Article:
The Saskatchewan Association of Rural Municipalities will be working with First Nations Power Authority and the U of S School of Environment and Sustainability to develop better wind and solar power systems for rural communities.

Federal and provincial government funding will support transition away from coal in Saskatchewan’s mining communities.

Local theatre group tries to promote hope and change in all-ages play about climate change.

Take your car to a self-service car wash – you’ll save water and avoid runoff pollution.

Raymond, AB plans to go solar for all its municipal energy needs – from heating buildings to streetlights.

Growth is pointless in a mature economy. We should be looking for “qualitative improvement rather than economic enlargement.”

A female Arctic fox travelled more than 3500 km from Norway to Canada in just 76 days.

EcoSask News is a weekly round-up of local news and events. Email us if you have items you would like us to include. 

You can follow EcoFriendly Sask by liking us on Facebook, following us on Twitter, or by email (top right corner).

Thursday, 27 June 2019

Building Energy-Efficient Homes


It takes a lot of energy to heat the average home, especially during Saskatchewan’s cold winters, but it doesn’t have to. We have the knowledge, techniques, and materials to build energy-efficient homes. All we need is the political will and public interest to improve our building standards.

The Saskatchewan Conservation House in Regina was completed in 1977 and combined superinsulation, airtightness, and a heat recovery system. Over the years, a number of people have pushed the Saskatchewan government to introduce more stringent building standards with little success. That has begun to change. The Government of Saskatchewan introduced energy efficiency standards in January 2019 and recent interest in passive house design has resulted in several energy-efficient residential buildings in Saskatoon (Temperance Street Passive House, Radiance Cohousing).

Michael Nemeth, engineer and Passive House Canada instructor, provided an overview of the current provincial legislation, its strengths and weaknesses, and the direction he believes we should be taking.

Current Saskatchewan Legislation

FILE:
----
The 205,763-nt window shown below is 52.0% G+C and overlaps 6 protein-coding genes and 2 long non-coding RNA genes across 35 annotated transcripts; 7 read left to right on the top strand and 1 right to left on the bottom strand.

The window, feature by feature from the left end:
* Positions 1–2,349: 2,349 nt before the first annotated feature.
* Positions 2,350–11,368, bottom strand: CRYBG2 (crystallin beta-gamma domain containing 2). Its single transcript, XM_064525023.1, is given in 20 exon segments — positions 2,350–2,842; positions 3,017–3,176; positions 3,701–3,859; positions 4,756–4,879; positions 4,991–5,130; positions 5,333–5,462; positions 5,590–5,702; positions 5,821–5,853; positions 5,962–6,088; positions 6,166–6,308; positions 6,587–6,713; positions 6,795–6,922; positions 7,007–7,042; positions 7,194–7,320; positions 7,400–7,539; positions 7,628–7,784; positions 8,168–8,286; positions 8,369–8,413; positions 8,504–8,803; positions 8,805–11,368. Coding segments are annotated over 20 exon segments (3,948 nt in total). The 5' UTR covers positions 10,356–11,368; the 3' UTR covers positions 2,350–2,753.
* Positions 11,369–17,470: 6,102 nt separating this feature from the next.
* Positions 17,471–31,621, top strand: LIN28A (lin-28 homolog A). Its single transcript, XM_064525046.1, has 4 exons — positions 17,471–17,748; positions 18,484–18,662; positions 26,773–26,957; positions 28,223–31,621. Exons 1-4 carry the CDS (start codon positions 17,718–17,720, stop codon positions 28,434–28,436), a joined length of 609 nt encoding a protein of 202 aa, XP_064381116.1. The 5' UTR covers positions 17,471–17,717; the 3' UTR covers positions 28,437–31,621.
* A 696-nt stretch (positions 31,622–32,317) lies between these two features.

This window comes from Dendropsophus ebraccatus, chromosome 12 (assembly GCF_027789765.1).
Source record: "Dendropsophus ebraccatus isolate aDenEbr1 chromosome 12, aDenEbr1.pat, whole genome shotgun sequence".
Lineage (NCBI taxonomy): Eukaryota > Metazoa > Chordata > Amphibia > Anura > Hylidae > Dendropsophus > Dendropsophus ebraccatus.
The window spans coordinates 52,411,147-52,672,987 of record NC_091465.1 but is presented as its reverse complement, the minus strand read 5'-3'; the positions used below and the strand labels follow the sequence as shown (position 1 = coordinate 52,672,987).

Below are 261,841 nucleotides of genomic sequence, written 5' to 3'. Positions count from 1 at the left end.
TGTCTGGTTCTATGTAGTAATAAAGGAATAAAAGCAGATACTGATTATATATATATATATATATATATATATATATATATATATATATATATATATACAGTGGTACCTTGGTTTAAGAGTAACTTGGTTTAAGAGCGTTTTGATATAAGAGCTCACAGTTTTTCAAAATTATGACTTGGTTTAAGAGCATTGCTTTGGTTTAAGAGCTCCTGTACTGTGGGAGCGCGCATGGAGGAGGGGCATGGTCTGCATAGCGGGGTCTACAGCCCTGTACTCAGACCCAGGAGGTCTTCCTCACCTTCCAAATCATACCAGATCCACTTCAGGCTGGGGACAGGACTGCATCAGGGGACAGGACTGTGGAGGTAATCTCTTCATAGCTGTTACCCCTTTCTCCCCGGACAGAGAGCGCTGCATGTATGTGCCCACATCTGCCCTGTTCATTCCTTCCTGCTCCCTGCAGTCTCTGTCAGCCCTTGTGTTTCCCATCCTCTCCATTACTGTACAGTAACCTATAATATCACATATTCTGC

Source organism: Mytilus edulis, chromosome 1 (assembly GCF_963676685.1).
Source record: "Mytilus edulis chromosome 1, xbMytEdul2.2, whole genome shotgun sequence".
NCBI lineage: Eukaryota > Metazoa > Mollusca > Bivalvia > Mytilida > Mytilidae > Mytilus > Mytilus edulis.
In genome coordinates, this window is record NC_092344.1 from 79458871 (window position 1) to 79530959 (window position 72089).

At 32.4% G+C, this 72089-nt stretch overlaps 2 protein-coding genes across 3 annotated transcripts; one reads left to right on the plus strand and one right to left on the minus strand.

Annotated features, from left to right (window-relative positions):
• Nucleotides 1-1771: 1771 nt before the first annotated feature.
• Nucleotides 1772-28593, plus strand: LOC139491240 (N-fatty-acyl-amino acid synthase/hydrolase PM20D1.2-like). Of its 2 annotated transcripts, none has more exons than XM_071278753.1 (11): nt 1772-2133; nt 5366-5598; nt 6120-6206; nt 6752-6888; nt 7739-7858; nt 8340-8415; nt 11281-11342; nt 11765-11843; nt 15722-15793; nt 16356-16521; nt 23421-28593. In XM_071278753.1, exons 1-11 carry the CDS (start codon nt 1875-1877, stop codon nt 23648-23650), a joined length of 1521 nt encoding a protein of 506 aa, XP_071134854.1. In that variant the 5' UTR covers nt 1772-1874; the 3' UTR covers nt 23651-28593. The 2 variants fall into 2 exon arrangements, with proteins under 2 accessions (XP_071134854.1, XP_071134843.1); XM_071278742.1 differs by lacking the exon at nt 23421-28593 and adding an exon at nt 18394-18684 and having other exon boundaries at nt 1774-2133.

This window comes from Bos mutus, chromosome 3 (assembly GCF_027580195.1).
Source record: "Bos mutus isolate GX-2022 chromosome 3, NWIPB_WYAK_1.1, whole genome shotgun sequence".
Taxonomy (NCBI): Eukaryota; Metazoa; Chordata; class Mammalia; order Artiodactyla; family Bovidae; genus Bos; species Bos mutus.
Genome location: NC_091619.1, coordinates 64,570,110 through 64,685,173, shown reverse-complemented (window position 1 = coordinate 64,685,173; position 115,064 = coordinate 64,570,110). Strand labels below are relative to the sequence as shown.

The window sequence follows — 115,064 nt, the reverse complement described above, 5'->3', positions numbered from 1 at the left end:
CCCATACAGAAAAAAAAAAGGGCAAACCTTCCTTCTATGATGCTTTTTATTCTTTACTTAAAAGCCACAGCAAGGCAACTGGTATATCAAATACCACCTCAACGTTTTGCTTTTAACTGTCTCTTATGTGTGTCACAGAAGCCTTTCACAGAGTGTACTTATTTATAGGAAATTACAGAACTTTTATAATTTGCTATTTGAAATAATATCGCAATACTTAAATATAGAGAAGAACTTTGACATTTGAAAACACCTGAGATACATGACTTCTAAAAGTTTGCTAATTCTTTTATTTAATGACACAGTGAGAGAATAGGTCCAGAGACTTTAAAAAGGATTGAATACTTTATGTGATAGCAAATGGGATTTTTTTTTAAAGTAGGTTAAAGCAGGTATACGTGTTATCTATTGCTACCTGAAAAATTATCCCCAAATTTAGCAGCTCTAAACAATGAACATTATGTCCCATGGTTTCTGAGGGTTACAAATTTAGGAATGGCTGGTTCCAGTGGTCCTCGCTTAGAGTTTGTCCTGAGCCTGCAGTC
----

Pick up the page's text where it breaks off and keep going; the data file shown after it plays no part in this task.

The Saskatchewan government has adopted the National Energy Code of Canada for Buildings 2017 (commercial) and Section 9.36 – Energy Efficiency of the National Building Code 2015, Energy Efficiency (residential) for any permits issued after January 1, 2019. Under the new standards, builders are required to measure energy efficiency based on 3 possible paths or models:


The prescriptive path sets specific values that must be met for building materials, insulation, and heating equipment. For example, residential windows and doors must have a maximum U-Value of 1.60 W/m²K .

The trade-off path allows builders to substitute a less energy-efficient feature in one area so long as another feature exceeds requirements. For example, if the windows are of a higher standard, the insulation in the walls can be of a lower standard.

The performance path measures the overall energy efficiency of the building rather than measuring individual features. The efficacy of this model very much depends on what you are using as a reference model. For example, a building with small windows can have a lower energy rating if it’s compared to a building with large windows.

Requiring an energy model raises awareness and Michael hopes this will encourage builders to raise their standards. Overall, however, the standards set a low threshold for energy efficiency and Michael suspects they will remove bad behaviour and poor building practices but fail to increase energy efficiency. Both the prescriptive and trade-off paths focus on individual elements rather than looking at how the building functions as a whole. The performance path measures overall energy efficiency; however, by substituting one feature for another, builders can continue most of their current practices.


BC’s Energy Step Code